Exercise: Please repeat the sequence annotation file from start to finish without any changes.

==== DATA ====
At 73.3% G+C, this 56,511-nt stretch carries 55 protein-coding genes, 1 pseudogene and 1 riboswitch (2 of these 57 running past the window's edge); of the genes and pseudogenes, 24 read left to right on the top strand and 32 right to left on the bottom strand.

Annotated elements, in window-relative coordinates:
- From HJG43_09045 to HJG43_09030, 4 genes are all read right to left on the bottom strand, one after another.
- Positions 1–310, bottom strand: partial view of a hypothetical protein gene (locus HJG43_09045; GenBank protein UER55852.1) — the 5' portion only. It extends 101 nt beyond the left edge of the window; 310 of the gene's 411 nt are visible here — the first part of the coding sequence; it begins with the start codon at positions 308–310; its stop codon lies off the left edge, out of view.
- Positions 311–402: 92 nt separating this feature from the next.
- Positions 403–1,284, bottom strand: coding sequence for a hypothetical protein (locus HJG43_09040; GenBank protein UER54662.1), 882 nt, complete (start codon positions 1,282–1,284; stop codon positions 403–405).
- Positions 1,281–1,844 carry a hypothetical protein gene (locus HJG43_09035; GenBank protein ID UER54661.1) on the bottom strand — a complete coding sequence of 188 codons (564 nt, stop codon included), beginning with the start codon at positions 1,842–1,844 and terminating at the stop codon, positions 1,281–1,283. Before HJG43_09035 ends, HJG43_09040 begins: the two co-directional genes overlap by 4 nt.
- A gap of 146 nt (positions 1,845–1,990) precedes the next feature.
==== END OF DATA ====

At 73.3% G+C, this 56,511-nt stretch carries 55 protein-coding genes, 1 pseudogene and 1 riboswitch (2 of these 57 running past the window's edge); of the genes and pseudogenes, 24 read left to right on the top strand and 32 right to left on the bottom strand.

Annotated elements, in window-relative coordinates:
- From HJG43_09045 to HJG43_09030, 4 genes are all read right to left on the bottom strand, one after another.
- Positions 1–310, bottom strand: partial view of a hypothetical protein gene (locus HJG43_09045; GenBank protein UER55852.1) — the 5' portion only. It extends 101 nt beyond the left edge of the window; 310 of the gene's 411 nt are visible here — the first part of the coding sequence; it begins with the start codon at positions 308–310; its stop codon lies off the left edge, out of view.
- Positions 311–402: 92 nt separating this feature from the next.
- Positions 403–1,284, bottom strand: coding sequence for a hypothetical protein (locus HJG43_09040; GenBank protein UER54662.1), 882 nt, complete (start codon positions 1,282–1,284; stop codon positions 403–405).
- Positions 1,281–1,844 carry a hypothetical protein gene (locus HJG43_09035; GenBank protein ID UER54661.1) on the bottom strand — a complete coding sequence of 188 codons (564 nt, stop codon included), beginning with the start codon at positions 1,842–1,844 and terminating at the stop codon, positions 1,281–1,283. Before HJG43_09035 ends, HJG43_09040 begins: the two co-directional genes overlap by 4 nt.
- A gap of 146 nt (positions 1,845–1,990) precedes the next feature.